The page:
Individuals are likely to prioritize food over sex after the lack of both. It is the result of new research on fruit flies
A new study, published in Current Biology, has identified the precise neuronal impulses triggered in the brains of fruit flies when faced with critical feeding or mating choices.
Fruit flies, or Drosophila, are commonly used in neuroscientific research that can be used to provide insight into how more complex brains behave. This is because Drosophila exhibits complex behaviors such as memory and learning, but these are controlled by a brain relatively simpler, with just about 100,000 neurons. The human brain, by comparison, has about 86 billion neurons. Drosophila, especially the species Drosophila melanogaster used in biomedical research, it is an excellent experimental system for understanding how crucial behavioral decisions are made in the brain. We can identify the neural elements that direct behaviors with great resolution and decipher the underlying mechanisms.
The study: first the food, then the sex
In the study, i midges males they have been kept away from both food and females for a full day, with only one source of water available. At the end of the period of deprivation, males could choose between a sugar solution or fertile females. The research team found that males were constantly choosing food for sex. By doing further studies, they found that the time limit for the absence of food to determine this choice unambiguously was 15 hours of deprivation. Once fed, the researchers found that the male midges changed their attitude. In fact they turned their attention to courtship, sometimes within seconds after the meal is over.
The fundamental neurons
The team then used genetic tools to label neurons in the brain with fluorescent markers. They then used a technique called two-photon calcium imaging to monitor which flies activate and deactivate. With these tools, they saw how the fly’s brain responds when conflicting options are available and how it chooses between them. This allowed them to pinpoint the activated neurons in the flies’ brains as they made decisions about what to prioritize. THE neurons who tell the fly whether to eat or mate, are essentially competing with each other. If the need to eat is more urgent, dedicated ones will take over, if the threat of hunger is less then they will win those dedicated to courtship and sex.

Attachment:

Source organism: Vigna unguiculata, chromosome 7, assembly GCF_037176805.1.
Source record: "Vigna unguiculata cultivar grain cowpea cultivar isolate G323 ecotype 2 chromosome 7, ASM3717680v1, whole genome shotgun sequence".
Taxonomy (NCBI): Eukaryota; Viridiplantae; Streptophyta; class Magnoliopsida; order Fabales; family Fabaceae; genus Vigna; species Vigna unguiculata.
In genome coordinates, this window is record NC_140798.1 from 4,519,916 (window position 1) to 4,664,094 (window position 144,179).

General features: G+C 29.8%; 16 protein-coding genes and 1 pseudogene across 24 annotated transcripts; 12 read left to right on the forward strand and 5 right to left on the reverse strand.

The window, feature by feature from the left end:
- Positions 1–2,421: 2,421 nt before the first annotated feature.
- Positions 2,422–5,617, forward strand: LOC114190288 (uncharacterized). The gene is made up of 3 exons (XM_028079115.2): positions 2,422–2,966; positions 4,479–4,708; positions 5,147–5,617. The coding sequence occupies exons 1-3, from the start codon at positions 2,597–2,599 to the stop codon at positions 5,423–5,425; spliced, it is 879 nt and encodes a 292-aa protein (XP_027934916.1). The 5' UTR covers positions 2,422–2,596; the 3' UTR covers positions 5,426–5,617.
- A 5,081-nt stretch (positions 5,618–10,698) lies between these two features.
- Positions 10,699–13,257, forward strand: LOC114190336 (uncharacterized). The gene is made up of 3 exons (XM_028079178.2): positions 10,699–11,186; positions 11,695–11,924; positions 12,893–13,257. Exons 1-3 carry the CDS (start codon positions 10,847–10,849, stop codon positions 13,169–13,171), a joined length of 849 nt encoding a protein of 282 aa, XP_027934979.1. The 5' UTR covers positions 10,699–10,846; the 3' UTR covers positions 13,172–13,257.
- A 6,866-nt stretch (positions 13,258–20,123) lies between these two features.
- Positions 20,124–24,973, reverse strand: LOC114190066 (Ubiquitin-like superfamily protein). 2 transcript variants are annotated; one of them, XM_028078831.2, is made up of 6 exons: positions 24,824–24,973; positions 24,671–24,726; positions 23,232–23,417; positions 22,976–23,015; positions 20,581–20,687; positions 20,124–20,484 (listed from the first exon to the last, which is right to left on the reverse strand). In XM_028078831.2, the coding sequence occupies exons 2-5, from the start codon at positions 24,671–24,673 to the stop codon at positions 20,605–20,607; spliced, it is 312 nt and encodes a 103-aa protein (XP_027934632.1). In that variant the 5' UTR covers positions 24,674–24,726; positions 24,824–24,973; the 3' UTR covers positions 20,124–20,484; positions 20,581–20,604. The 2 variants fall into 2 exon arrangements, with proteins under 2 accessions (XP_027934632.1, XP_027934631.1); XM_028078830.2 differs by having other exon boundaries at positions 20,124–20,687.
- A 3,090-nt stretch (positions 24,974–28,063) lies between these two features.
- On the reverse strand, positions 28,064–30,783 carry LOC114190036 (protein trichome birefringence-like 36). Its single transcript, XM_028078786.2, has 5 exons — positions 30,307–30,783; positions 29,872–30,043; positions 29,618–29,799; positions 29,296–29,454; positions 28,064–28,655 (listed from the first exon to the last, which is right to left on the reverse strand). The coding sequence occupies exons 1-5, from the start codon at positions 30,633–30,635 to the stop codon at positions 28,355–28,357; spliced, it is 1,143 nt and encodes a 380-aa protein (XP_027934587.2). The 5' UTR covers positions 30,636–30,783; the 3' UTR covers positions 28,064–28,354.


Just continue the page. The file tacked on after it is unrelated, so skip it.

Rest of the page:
A non-unique choice
The researchers also found the solution to this behavioral conflict it was not absolutely fixed, but influenced by the context. For example, although feeding was a priority when the fly was really hungry in other conditions it was not. Under the time limit, this decision was influenced by quality of food: the midges after a few hours discarded bad and low quality food, choosing instead the stimulus of mating and overcoming hunger. We still have a lot to learn from the fruit fly, such as what happens when threats are introduced: how would the fly decide between feeding or running away from a predator? Or a female in the same conditions would prefer food or sex? The researchers therefore set out to further study these animals to delve into the mysteries of the brain.
The implications for the man
Dr Carolina Rezaval, leader of the research group at the University of Birmingham, explains:
We are often exposed to conflicting situations where we have to choose one goal over others. For an animal in the wild this could mean having to choose between feeding, mating or fighting for resources. How does the animal know what to do? The Drosophila fruit fly is a great model for understanding how crucial behavioral decisions are made in the brain.
The knowledge acquired by researchers in the laboratory can reveal fundamental mechanisms behind our decisions. Indeed, brain systems are common to many species, but are often difficult to study in mammals. By knowing the simpler ones, the researchers hope to better understand how the more complex brains work. It is thus possible to understand what happens in situations such as addiction and disease Parkinson or that of Alzheimer which is known to influence decision making in the brain.
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